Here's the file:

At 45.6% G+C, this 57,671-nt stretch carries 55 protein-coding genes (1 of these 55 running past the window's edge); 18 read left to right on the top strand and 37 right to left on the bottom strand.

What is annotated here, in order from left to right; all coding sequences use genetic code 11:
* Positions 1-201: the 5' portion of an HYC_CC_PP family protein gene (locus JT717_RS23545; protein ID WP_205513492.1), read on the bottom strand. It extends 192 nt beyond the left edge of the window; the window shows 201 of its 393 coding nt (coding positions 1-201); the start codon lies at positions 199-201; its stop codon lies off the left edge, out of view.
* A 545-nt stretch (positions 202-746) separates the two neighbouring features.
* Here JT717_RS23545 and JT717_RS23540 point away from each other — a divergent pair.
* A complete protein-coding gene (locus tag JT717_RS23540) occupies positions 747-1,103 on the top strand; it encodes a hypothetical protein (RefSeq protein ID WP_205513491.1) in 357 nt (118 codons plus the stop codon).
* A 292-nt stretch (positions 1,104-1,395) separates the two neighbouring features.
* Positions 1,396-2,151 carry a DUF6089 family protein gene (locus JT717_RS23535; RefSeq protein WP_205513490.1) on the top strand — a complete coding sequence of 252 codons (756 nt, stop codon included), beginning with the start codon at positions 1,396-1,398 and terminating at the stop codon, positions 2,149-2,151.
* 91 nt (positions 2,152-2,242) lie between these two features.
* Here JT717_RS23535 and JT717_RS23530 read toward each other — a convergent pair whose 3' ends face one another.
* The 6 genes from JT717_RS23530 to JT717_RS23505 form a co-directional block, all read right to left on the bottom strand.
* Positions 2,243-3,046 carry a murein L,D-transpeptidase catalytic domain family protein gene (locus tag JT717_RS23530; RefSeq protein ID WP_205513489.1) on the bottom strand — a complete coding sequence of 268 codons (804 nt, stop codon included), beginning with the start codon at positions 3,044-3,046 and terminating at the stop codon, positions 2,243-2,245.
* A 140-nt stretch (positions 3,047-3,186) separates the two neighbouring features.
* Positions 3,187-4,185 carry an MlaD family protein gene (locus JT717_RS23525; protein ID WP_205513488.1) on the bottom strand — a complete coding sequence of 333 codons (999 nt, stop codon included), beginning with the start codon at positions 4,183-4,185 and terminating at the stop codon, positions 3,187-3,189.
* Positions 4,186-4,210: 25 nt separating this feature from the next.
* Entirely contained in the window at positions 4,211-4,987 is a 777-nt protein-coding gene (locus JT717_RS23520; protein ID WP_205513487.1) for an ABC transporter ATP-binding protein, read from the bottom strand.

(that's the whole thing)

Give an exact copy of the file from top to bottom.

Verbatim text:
At 45.6% G+C, this 57,671-nt stretch carries 55 protein-coding genes (1 of these 55 running past the window's edge); 18 read left to right on the top strand and 37 right to left on the bottom strand.

What is annotated here, in order from left to right; all coding sequences use genetic code 11:
* Positions 1-201: the 5' portion of an HYC_CC_PP family protein gene (locus JT717_RS23545; protein ID WP_205513492.1), read on the bottom strand. It extends 192 nt beyond the left edge of the window; the window shows 201 of its 393 coding nt (coding positions 1-201); the start codon lies at positions 199-201; its stop codon lies off the left edge, out of view.
* A 545-nt stretch (positions 202-746) separates the two neighbouring features.
* Here JT717_RS23545 and JT717_RS23540 point away from each other — a divergent pair.
* A complete protein-coding gene (locus tag JT717_RS23540) occupies positions 747-1,103 on the top strand; it encodes a hypothetical protein (RefSeq protein ID WP_205513491.1) in 357 nt (118 codons plus the stop codon).
* A 292-nt stretch (positions 1,104-1,395) separates the two neighbouring features.
* Positions 1,396-2,151 carry a DUF6089 family protein gene (locus JT717_RS23535; RefSeq protein WP_205513490.1) on the top strand — a complete coding sequence of 252 codons (756 nt, stop codon included), beginning with the start codon at positions 1,396-1,398 and terminating at the stop codon, positions 2,149-2,151.
* 91 nt (positions 2,152-2,242) lie between these two features.
* Here JT717_RS23535 and JT717_RS23530 read toward each other — a convergent pair whose 3' ends face one another.
* The 6 genes from JT717_RS23530 to JT717_RS23505 form a co-directional block, all read right to left on the bottom strand.
* Positions 2,243-3,046 carry a murein L,D-transpeptidase catalytic domain family protein gene (locus tag JT717_RS23530; RefSeq protein ID WP_205513489.1) on the bottom strand — a complete coding sequence of 268 codons (804 nt, stop codon included), beginning with the start codon at positions 3,044-3,046 and terminating at the stop codon, positions 2,243-2,245.
* A 140-nt stretch (positions 3,047-3,186) separates the two neighbouring features.
* Positions 3,187-4,185 carry an MlaD family protein gene (locus JT717_RS23525; protein ID WP_205513488.1) on the bottom strand — a complete coding sequence of 333 codons (999 nt, stop codon included), beginning with the start codon at positions 4,183-4,185 and terminating at the stop codon, positions 3,187-3,189.
* Positions 4,186-4,210: 25 nt separating this feature from the next.
* Entirely contained in the window at positions 4,211-4,987 is a 777-nt protein-coding gene (locus JT717_RS23520; protein ID WP_205513487.1) for an ABC transporter ATP-binding protein, read from the bottom strand.